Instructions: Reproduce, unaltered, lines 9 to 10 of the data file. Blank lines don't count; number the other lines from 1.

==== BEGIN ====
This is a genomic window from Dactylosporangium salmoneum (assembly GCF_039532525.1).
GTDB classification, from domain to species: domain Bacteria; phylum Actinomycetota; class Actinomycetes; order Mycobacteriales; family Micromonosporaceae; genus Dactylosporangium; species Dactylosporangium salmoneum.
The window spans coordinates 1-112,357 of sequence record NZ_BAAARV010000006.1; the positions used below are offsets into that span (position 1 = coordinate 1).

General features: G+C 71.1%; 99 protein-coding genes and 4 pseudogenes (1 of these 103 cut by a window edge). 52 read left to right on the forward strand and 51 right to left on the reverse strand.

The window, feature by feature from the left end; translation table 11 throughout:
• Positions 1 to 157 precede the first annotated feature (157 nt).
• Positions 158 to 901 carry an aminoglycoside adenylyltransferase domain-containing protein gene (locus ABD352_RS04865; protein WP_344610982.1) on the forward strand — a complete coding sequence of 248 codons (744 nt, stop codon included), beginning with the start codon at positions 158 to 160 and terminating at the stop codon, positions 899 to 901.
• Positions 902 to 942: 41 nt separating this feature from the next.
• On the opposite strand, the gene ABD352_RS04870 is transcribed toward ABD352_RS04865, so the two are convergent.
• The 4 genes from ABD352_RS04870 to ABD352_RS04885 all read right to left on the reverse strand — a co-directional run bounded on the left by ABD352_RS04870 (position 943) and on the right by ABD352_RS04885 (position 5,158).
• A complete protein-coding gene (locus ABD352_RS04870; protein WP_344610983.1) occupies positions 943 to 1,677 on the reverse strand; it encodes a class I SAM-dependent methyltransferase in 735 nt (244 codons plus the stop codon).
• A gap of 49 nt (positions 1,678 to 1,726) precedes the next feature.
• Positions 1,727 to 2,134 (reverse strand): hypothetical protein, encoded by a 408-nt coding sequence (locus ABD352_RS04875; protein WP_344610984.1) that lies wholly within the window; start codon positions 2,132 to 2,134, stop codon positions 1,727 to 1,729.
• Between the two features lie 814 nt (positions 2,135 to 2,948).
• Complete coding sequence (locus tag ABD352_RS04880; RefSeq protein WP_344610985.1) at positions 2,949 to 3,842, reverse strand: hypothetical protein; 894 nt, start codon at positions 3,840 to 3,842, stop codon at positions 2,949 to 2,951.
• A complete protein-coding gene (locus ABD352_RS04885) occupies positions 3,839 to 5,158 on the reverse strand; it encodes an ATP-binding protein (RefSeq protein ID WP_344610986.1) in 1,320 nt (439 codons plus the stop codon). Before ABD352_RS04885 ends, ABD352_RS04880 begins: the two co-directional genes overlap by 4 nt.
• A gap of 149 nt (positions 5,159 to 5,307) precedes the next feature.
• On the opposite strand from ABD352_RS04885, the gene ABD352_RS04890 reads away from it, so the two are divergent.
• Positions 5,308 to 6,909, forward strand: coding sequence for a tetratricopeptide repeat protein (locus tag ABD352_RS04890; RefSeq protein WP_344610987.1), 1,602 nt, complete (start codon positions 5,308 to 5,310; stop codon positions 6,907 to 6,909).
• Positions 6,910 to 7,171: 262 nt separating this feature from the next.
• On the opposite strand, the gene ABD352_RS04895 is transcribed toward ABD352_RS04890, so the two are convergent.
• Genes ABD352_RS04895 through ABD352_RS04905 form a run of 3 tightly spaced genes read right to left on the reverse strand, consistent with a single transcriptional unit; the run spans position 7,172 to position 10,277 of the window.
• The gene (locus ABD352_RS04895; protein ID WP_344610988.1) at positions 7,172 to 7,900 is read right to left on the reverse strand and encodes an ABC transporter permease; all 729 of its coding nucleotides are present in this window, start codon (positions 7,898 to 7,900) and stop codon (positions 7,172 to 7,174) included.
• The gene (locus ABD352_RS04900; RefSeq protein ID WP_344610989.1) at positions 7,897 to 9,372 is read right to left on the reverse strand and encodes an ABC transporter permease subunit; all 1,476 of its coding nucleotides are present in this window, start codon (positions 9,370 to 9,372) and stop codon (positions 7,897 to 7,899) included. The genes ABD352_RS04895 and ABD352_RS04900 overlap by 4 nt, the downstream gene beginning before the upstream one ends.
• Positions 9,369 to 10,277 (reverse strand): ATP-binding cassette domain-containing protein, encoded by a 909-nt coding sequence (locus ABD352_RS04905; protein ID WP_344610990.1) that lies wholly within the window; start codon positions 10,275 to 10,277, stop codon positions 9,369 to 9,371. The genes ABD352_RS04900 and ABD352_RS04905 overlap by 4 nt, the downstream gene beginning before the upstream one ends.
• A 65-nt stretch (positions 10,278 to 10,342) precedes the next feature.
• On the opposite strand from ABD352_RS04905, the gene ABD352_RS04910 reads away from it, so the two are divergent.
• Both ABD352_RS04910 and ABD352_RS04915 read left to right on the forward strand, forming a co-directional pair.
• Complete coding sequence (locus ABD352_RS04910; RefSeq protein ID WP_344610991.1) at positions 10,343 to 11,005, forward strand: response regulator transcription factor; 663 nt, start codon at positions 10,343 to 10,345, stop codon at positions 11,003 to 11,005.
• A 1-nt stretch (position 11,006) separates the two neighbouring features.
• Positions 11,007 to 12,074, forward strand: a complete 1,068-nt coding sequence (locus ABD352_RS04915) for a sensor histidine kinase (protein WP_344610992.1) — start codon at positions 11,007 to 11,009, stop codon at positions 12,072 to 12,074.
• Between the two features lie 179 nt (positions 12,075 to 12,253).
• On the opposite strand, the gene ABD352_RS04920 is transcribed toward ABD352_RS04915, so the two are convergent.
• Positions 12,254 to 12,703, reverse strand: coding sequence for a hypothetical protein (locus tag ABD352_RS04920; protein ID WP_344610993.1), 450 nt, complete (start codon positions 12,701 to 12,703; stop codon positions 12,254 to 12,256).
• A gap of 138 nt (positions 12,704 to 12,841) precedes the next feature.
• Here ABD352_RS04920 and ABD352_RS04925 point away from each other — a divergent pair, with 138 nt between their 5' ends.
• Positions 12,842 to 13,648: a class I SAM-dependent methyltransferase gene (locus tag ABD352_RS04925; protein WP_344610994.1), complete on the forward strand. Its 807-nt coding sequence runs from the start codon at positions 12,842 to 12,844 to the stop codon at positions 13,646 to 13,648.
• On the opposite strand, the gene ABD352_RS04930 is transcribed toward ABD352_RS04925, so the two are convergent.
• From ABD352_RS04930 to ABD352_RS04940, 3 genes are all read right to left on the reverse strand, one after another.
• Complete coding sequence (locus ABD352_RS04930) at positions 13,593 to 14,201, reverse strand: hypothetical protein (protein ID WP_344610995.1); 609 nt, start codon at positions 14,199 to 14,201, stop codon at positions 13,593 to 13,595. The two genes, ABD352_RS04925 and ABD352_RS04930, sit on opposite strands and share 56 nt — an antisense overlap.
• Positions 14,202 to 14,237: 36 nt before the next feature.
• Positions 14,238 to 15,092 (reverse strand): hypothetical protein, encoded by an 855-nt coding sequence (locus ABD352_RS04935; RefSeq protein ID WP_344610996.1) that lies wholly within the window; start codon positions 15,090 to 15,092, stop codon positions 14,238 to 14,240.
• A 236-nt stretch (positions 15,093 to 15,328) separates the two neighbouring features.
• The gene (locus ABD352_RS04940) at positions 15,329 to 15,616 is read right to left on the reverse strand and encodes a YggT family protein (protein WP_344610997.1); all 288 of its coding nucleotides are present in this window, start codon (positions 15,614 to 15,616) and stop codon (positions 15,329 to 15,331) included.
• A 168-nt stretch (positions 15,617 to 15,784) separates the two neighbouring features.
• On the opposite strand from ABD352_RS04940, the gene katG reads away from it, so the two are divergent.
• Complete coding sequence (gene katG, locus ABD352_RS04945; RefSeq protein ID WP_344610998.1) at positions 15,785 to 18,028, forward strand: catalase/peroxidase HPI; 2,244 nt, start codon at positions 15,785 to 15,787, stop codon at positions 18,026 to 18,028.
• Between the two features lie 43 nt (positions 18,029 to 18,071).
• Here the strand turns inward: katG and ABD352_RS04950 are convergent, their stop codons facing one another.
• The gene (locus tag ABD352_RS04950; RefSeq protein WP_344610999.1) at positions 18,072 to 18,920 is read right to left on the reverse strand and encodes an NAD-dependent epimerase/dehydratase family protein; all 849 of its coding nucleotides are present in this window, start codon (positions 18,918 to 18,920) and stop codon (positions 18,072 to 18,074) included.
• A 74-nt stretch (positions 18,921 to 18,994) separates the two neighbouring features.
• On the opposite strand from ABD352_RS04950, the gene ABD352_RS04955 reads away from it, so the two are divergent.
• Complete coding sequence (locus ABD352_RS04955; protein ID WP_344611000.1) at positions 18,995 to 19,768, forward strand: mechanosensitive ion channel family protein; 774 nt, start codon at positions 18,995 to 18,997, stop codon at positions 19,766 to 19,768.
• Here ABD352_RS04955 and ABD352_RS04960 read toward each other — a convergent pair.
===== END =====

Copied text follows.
• On the opposite strand, the gene ABD352_RS04870 is transcribed toward ABD352_RS04865, so the two are convergent.
• The 4 genes from ABD352_RS04870 to ABD352_RS04885 all read right to left on the reverse strand — a co-directional run bounded on the left by ABD352_RS04870 (position 943) and on the right by ABD352_RS04885 (position 5,158).